C# Language Invariance


Example

IList<T> is never a subtype of a different IList<T1>. IList is invariant in its type parameter.

class Animal { /* ... */ }
class Dog : Animal { /* ... */ }

IList<Dog> dogs = new List<Dog>();
IList<Animal> animals = dogs;  // type error

There is no subtype relationship for lists because you can put values into a list and take values out of a list.

If IList was covariant, you'd be able to add items of the wrong subtype to a given list.

IList<Animal> animals = new List<Dog>();  // supposing this were allowed...
animals.Add(new Giraffe());  // ... then this would also be allowed, which is bad!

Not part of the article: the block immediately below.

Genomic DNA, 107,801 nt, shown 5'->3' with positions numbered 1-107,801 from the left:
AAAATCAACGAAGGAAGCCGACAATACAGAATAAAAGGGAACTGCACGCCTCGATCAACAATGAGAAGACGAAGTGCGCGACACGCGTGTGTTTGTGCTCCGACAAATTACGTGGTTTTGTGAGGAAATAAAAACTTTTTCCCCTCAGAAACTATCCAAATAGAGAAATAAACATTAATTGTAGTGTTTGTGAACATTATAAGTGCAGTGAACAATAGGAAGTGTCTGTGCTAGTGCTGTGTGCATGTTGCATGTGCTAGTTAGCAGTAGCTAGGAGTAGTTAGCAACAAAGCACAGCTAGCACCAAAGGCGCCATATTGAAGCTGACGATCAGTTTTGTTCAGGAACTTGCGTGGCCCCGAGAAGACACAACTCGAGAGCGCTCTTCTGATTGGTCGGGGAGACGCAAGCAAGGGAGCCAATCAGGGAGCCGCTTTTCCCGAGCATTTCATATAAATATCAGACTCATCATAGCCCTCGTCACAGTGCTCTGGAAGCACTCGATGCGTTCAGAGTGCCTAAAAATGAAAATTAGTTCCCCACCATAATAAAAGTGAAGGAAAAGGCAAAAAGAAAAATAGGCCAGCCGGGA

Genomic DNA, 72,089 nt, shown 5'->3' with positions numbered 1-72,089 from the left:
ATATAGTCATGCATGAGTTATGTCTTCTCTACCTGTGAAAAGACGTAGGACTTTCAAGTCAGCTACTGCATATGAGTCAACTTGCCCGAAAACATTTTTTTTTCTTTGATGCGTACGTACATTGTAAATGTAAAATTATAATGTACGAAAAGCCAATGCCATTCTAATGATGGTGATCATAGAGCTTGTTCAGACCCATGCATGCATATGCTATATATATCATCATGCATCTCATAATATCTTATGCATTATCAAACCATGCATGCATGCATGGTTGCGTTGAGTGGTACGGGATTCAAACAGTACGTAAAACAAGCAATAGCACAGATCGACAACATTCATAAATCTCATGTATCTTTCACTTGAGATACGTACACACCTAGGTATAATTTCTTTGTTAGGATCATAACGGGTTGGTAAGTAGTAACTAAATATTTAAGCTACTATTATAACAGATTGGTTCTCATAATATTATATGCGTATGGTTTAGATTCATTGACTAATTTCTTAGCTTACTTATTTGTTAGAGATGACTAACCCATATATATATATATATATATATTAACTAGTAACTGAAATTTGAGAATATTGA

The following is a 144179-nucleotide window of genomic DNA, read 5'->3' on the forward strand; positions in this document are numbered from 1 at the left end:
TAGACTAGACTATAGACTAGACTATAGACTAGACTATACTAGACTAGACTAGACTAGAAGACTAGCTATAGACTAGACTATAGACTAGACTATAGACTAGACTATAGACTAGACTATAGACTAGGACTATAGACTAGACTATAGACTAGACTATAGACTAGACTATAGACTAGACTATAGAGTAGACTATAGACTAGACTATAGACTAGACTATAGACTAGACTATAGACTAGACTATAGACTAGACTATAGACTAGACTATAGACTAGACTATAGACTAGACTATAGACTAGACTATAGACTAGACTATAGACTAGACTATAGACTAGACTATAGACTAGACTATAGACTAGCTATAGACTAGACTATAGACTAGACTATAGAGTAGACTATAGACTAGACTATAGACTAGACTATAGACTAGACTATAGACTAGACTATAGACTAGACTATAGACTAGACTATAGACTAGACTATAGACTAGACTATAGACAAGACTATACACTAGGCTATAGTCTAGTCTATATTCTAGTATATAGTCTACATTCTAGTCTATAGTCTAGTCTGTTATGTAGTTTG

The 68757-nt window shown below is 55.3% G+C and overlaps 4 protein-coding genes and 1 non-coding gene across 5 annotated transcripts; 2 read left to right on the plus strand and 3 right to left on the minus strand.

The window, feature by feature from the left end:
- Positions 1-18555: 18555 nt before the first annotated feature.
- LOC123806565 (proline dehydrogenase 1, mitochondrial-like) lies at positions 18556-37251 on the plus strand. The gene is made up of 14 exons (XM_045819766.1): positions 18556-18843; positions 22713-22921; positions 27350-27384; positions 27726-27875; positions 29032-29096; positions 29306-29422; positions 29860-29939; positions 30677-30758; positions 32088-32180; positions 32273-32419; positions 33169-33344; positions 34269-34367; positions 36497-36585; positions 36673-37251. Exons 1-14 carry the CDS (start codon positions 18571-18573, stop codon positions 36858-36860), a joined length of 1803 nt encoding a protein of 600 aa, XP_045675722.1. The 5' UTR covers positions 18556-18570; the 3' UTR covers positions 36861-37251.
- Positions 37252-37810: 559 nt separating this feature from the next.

If IList was contravariant, you'd be able to extract values of the wrong subtype from a given list.

IList<Dog> dogs = new List<Animal> { new Dog(), new Giraffe() };  // if this were allowed...
Dog dog = dogs[1];  // ... then this would be allowed, which is bad!

Invariant type parameters are declared by omitting both the in and out keywords.

interface IList<T> { /* ... */ }